Russell Brand (INFDaily.com)
In a column he wrote for Britain’s The Spectator, published on Tuesday, the 37-year-old actor implores society to start treating those with addictions as people who need help, not people who need to be imprisoned, and shares his own endless struggles to stay off drugs.
“I cannot accurately convey to you the efficiency of heroin in neutralising pain,” Brand writes, mysteriously mentioning that the latest pain he experienced was a “beautiful woman” telling him she was pregnant with another man’s baby. “It transforms a tight white fist into a gentle brown wave, and from my first inhalation 15 years ago it fumigated my private hell. A bathroom floor in Hackney embraced me like a womb, and now whenever I am dislodged from comfort my focus falls there.”
Though Brand explains that his life has “immeasurably improved” since giving up substances, the price he says, “is constant vigilance, because the disease of addiction is not rational.”
Brand explains how when he viewed footage of himself smoking heroin, it didn’t bring the feelings one might have expected. “Instead I felt envious of this earlier version of myself, unencumbered by the burden of abstinence,” he writes. “I sat in a suite at the Savoy hotel, in privilege, resenting the woeful ratbag I once was who, for all his problems, had drugs.”
The “Brand X” host uses the column to announce that he’s launched a fund to raise awareness of (and money for) “abstinence based recovery” with the founder of Comic Relief, Kevin Cahill, someone who actually reached out to him after Brand wrote about fellow addict Amy Winehouse’s death, something that still haunts him to this day. “What was so painful about Amy’s death is that I know that there is something I could have done,” he explains. “I could have passed on to her the solution that was freely given to me. Don’t pick up a drink or drug, one day at a time. It sounds so simple, it actually is simple, but it isn’t easy.”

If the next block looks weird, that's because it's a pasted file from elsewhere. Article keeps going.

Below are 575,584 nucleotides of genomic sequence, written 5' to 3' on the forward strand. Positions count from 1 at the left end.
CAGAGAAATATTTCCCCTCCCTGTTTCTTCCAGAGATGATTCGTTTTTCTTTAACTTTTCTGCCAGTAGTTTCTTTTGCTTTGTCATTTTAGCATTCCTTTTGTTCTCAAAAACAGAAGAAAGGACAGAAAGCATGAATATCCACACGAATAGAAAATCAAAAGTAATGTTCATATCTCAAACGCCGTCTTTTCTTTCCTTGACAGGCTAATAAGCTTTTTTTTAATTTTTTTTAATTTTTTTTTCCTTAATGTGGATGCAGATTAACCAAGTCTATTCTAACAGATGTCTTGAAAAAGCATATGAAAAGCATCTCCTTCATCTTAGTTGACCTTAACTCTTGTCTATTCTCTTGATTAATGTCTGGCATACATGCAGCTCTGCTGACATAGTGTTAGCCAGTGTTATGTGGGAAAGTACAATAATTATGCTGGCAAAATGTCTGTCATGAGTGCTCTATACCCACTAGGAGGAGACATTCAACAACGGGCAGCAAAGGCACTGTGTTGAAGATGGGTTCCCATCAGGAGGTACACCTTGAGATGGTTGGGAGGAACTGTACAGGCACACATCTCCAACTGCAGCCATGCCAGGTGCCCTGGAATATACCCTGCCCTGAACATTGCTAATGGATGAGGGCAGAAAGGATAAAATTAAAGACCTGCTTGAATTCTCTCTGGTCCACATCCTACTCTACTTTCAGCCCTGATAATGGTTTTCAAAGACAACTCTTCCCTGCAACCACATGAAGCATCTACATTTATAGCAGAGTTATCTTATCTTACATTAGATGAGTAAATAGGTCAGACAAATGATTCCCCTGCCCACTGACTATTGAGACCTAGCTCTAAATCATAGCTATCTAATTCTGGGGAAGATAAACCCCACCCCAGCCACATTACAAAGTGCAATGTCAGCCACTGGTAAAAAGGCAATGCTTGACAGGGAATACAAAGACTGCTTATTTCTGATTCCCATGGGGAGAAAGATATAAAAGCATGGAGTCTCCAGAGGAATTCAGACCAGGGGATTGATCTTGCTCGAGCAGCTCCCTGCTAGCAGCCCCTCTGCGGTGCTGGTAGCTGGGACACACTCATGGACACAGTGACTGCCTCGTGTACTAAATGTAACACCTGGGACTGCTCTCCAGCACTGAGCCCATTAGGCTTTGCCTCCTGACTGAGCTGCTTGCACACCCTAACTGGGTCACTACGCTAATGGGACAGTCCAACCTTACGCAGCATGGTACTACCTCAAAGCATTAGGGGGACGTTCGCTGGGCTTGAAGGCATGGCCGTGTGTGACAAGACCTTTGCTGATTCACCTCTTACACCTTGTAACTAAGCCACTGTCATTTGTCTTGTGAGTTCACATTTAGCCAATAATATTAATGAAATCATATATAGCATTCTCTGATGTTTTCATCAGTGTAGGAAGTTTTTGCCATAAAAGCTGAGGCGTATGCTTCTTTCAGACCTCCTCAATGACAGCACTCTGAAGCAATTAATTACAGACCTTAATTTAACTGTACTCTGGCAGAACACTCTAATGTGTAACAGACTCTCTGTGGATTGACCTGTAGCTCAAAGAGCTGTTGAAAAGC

He also takes issue with British author Peter Hitchens’ stance on punishing drug users with prison time. “I know how he feels. I bet I have to deal with a lot more drug addicts than he does, let’s face it, I share my brain with one, and I can tell you first-hand they are total nightmares,” he writes. “Where I differ from Peter is in my belief that if we regard alcoholics and drug addicts not as bad people but as sick people, then we can help them to get better.
At the end of the piece Brand – whose divorce from pop star Kay Perry was finalized last year – confesses that after hearing that pregnancy news “yesterday,” he did more than just think about doing heroin, he started going over places in his head he could buy the drug. “Off Santa Monica, there’s a homeless man who I know uses gear. I could find him, buy him a bag if he takes me to score.”
Brand instead called a fellow alcoholic, who talked him off the ledge. It’s that kind of support that he wants for other addicts too … who, like him, are in danger of falling off the wagon just with one drink … or as Brand so eloquently explains: “Even if it began as a timid glass of chardonnay on a ponce’s yacht, it would end with me necking the bottle, swimming to shore and sprinting to Bethnal Green in search of a crack house.”
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